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For any construction project to succeed, it’s imperative that all project or program stakeholders establish consistent and clear communication process early in the project. In no industry is this practice more important than multi-site construction.

An often-overlooked segment of the construction industry, multi-site projects represent a significant volume of work nationally. Multi-site involves similar work on dozens, hundreds or even thousands of sites across a wide geography. The scope of the work could be remodeling retail stores across the country, rebranding multiple locations due to an acquisition, or managing ground-up new to industry locations.

While remodels or minor façade updates may appear inconsequential, the reality is multi-site construction work is incredibly intricate and demands extensive planning to execute the work across a wide geography—and typically in open retail environments with customers present. Multi-site programs typically involve numerous vendors from many different geographic areas and require working relationships with a wide variety of municipalities and their authorities having jurisdiction.

Given the level of complexity inherent in multi-site programs, there’s an enormous need to establish best practices in the field and to gather perspectives from the primary stakeholders involved. While buy-in from all stakeholders is certainly required for a multi-site program to succeed—including construction managers, program managers and tradesmen in the field—collaboration must begin between owners and contractors.

Sevan Multi-Site Solutions recently partnered with Dodge Data & Analytics to conduct a multi-site research study. The study explored critical success factors for multi-site projects, considering the opinions of owners and contractors and the impact each party believes different elements have on project quality and outcomes. The results of that study, published in the report, Challenges and Opportunities in Multi-Site Construction SmartMarket Insight, focus on nine major areas of impact, including the following:

  • how owners source labor for their programs;
  • managing changes to the scope of work;
  • the impact of technology;
  • dealing with permitting issues;
  • how to convey lessons learned through a large program of work;
  • how to address skilled labor shortages;
  • enhancing safety onsite;
  • managing material and equipment procurement; and
  • how payment terms influence an owner’s ability to attract general contractors.

Across the board, the report’s findings demonstrate owners and contractors would more readily find success and increased efficiency in their multi-site programs by engaging with one another earlier and more consistently. This foundation of communication proves to be the component that all parties agreed is crucial to the completion of current projects and sourcing for future ones, but also shows critical gaps between owners’ self-assessment of their practices and contractors’ views.

For instance, 80% of owners responded that they frequently define the scope of a program or project accurately; however, only 16% of contractors agreed that owners did so. This troubling response alone makes the case that owners should engage relevant stakeholders—contractors included—as early as possible, preferably in the pre-design phase. Multi-site programs are easily compromised when new players become involved later in the program without benefit of involvement in early scope and execution planning.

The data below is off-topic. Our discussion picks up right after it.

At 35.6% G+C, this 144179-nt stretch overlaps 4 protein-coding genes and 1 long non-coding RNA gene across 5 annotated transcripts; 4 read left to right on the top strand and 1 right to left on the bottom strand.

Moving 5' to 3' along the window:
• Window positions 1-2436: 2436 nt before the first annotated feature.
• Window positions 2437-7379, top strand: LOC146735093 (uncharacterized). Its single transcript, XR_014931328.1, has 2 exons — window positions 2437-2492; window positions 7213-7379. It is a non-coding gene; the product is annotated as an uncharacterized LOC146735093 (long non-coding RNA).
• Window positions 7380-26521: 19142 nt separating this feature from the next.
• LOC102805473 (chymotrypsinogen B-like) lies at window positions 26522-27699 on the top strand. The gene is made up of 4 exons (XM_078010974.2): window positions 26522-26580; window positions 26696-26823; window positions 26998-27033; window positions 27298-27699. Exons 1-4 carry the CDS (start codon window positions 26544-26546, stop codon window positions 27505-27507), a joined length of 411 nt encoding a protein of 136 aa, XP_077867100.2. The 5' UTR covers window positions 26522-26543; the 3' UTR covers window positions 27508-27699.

When detailing common issues with sourcing vendors for projects, more than half (56%) of owners report that they are confident that they know what makes their projects attractive to contractors to bid, yet only 16% of contractors agree this is the case. Similarly, while 76% of owners believe that they frequently communicate their future construction plans to contractors, only 19% of contractors find that this occurs on a consistent basis. Here, both parties could benefit tremendously from building a more transparent relationship. From a long-term standpoint, owners can identify where and when projects are forecasted to occur, and in turn, contractors can share staffing, bandwidth and availability of crews with owners, emphasizing any forecasted periods when they will be looking for work, which can lead to more competitive pricing.

The same can be said for communicating permitting requirements. Given the geographic reach and scope of many multi-site construction programs, varied permitting requirements can significantly impact a program’s timeline. However, while more than half (52%) of owners believe they are frequently keeping abreast of the changing permit requirements, very few contractors (21%) agree. These findings suggest that without a general contractor on board during preconstruction to coordinate the permit requirements and application process, the specific permit requirements may not be truly understood as early as they should be, leading to major issues down the road.

Despite the fact that each of these stakeholders voiced differing opinions throughout the study, research found more than 70% of owners and contractors agree that making time for program-level scope and schedule coordination early in a multi-site program improves scope clarity, quality, schedule, budget and, ultimately, contributes to the program’s success. Both parties are aligned, as more transparent, early and consistent communication will lead to strengthened, enduring partnerships in the long run.


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